The Cheap Path Towards Political Popularity

The most dangerous politician around is the kind whose bad policies are enabled by an adoring public.

Nicolas Sarkozy has become a very dangerous politician:

At 4 a.m. on Sept. 30, as the collapse of Lehman Brothers Holdings Inc. was shaking up investors on six continents, President Nicolas Sarkozy convened an emergency meeting at the Elysee Palace in Paris to broker the bailout of French-Belgian bank Dexia SA. For an hour, he grilled Finance Minister Christine Lagarde and Bank of France Governor Christian Noyer on the terms of the 6.4 billion euro rescue plan, says François Perol, Sarkozy’s economic adviser.One of his top requirements: Dexia Chief Executive Officer Axel Miller must leave and forfeit his 3.7 million euro severance paycheck.

With that gesture, Sarkozy, who took office pledging to instill a work-hard, get-rich ethos in a country known for its disdain for money, turned into something more familiar to the French: a politician who intervenes in private companies, subsidizes jobs and bashes the bosses.

“By conveying the message that the state can do better than free markets, Nicolas Sarkozy is appealing to the French’s old instinct for protection,” says Philippe Waechter, chief economist at Natixis Asset Management in Paris. “He seems to be turning his back on his reformist agenda meant to give the French economy more inner resilience.”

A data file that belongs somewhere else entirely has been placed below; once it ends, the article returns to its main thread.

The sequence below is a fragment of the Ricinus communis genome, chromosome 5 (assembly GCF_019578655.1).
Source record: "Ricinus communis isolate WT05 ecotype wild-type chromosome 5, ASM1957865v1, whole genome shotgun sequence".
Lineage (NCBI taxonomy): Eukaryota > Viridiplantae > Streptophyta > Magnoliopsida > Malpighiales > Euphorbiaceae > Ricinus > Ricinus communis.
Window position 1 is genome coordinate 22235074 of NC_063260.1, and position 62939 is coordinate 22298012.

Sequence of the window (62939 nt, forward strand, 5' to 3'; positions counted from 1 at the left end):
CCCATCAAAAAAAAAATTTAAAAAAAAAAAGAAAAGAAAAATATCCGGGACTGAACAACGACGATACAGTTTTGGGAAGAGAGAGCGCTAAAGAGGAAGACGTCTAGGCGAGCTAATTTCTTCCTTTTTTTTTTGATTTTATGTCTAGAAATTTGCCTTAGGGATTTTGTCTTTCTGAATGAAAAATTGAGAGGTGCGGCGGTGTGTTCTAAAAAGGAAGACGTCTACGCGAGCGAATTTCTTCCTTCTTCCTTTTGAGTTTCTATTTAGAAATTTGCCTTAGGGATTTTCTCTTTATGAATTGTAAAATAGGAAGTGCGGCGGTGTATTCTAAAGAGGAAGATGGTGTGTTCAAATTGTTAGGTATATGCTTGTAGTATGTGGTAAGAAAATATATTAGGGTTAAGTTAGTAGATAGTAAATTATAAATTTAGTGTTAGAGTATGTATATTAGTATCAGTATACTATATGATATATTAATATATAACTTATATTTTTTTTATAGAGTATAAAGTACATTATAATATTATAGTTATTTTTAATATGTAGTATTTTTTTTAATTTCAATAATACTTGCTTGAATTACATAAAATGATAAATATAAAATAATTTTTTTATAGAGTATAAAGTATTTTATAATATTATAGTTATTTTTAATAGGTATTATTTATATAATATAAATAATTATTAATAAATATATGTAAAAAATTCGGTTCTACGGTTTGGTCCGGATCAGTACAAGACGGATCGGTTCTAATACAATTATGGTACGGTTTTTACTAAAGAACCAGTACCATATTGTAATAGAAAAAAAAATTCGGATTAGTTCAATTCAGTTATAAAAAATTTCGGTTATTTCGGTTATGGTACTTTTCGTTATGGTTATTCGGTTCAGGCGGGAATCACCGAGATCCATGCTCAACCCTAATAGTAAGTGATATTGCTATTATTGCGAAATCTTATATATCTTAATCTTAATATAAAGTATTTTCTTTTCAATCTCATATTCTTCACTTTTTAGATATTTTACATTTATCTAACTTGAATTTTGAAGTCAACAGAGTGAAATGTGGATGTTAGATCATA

While the French may love this, people who have a good grasp of what dirigisme means for the French economy do not:

What’s good for the president’s approval rating — it rose 8 percentage points from October to a 10-month high of 49 percent in November — may not be so good for the economy. Sarkozy’s moves to bolster struggling companies will only delay a recovery, says Natacha Valla, an economist at Goldman Sachs Group Inc. in Paris.The economy, which has lagged behind the average of the 15 nations sharing the euro since 2006, will contract 0.5 percent in 2009, the International Monetary Fund predicts.

“I hope we’re not going back to basic protectionism,” Valla says. “I’m not sure that Sarkozy’s latest measures are efficient. And the subsidized jobs are just a teardrop compared to what’s needed while we wait for structural labor market reforms.”

I hate to say “I told you so.” But, did.